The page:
City Council to Decide on Trowbridge Developer’s Request to Change Tax Plan

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Monday, October 6, 2014, 8:51 am
By: 
Alice Dreger

On Tuesday night (October 7), East Lansing City Council is expected to make the final ruling on a request from the redeveloper of Trowbridge Plaza, the former location of Goodrich Shoprite, to give the developer hundreds of thousands of dollars more than previously planned under Tax Increment Financing (TIF). The developer, Kevin McGraw of River Caddis, has told City Council that if they don’t revise the TIF plan to give him more of the money that would otherwise go into the coffers of the City of East Lansing and other local public bodies, his profit margin will be much smaller than he’d planned. (See our report on McGraw’s appeal at Council’s last meeting.)

As Chris Root previously reported for ELi, more recently McGraw told the Brownfield Redevelopment Authority that the project will be “way under water” if Council does not give what he is asking. The Brownfield Redevelopment Authority approved his request, with the only “no” vote coming from City Manager George Lahanas. Lahanas has been frequently speaking at public meetings about the budgetary problems the city is facing.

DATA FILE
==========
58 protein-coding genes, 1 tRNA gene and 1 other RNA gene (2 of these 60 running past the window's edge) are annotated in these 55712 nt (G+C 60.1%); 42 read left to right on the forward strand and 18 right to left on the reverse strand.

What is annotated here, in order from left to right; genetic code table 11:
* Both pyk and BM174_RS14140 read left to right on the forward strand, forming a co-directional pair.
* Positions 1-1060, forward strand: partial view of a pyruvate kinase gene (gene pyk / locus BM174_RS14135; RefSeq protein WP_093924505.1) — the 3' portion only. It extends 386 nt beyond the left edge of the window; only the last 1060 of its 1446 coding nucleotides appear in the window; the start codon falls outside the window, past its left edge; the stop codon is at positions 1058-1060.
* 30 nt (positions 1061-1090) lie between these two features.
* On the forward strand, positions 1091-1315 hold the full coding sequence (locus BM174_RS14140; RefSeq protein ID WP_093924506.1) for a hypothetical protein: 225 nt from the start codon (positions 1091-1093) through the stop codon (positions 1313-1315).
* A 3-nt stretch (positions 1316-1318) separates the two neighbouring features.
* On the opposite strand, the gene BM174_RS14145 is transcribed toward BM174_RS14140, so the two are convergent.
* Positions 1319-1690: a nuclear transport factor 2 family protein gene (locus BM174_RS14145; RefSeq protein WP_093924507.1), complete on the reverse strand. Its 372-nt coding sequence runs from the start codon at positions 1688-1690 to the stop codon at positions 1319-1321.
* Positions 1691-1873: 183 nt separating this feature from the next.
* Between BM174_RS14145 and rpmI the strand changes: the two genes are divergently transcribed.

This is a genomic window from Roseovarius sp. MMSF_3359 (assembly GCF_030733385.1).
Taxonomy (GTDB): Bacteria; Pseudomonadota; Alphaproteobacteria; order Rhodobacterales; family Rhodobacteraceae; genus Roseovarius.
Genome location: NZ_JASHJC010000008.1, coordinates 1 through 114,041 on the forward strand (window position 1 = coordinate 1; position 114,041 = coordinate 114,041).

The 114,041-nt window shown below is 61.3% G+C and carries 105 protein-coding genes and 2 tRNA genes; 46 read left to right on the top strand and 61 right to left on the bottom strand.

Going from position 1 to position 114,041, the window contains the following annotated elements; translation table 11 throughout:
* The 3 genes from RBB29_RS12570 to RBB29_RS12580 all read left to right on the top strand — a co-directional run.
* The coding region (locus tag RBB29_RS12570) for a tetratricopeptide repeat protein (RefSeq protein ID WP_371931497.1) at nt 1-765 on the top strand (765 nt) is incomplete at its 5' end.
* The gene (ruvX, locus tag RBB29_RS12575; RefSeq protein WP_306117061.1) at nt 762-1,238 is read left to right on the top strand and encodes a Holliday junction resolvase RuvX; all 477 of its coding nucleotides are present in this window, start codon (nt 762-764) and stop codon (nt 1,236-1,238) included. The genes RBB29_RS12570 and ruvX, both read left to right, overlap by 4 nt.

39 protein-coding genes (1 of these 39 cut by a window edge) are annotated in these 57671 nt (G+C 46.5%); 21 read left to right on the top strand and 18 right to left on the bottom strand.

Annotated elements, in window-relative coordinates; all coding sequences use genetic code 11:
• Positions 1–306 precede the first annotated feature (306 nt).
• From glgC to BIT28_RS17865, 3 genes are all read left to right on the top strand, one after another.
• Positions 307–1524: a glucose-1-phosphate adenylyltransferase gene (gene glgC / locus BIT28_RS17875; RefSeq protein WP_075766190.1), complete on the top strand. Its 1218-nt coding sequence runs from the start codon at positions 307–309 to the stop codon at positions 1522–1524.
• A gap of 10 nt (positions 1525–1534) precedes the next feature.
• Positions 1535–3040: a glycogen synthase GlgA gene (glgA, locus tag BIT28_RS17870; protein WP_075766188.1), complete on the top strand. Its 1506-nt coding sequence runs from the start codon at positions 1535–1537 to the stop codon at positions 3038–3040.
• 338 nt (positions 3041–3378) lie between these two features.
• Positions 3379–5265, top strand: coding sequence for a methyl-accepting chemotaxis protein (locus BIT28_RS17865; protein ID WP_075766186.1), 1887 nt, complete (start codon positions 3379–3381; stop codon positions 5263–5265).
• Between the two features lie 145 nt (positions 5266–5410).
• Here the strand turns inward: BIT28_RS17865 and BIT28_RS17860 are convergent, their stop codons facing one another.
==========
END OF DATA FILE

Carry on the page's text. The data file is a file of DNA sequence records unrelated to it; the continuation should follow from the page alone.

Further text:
TIF is a tax scheme whereby incremental increases in taxes obtained from a development over a number of years can be used to reimburse a developer for approved expenses occurred in relation to that development. TIF is used in practice as an incentive to build projects that may benefit a community and ultimately produce more tax revenue. TIF plans are ordinarily completed before a development begins.

Before River Caddis began redevelopment of the Trowbridge Plaza, Council approved a request from McGraw that will give his company about $1.4 million of TIF for approved expenses. Now McGraw is seeking a revised TIF plan that could give his company a total of as much as $2.6 million over 16 years from funds that would otherwise go to pay for such things as public services. The new plan would therefore reduce the public “take” by as much as $1.2 million more. McGraw has said a tax miscalcuation and unexpected construction expenses means the development will not reap the profits originally expected.

City Council meets in the courtroom on the second floor of City Hall and begins at 7 pm. Citizens wishing to make public comments should arrive early because public comment comes at the beginning of the session.

 

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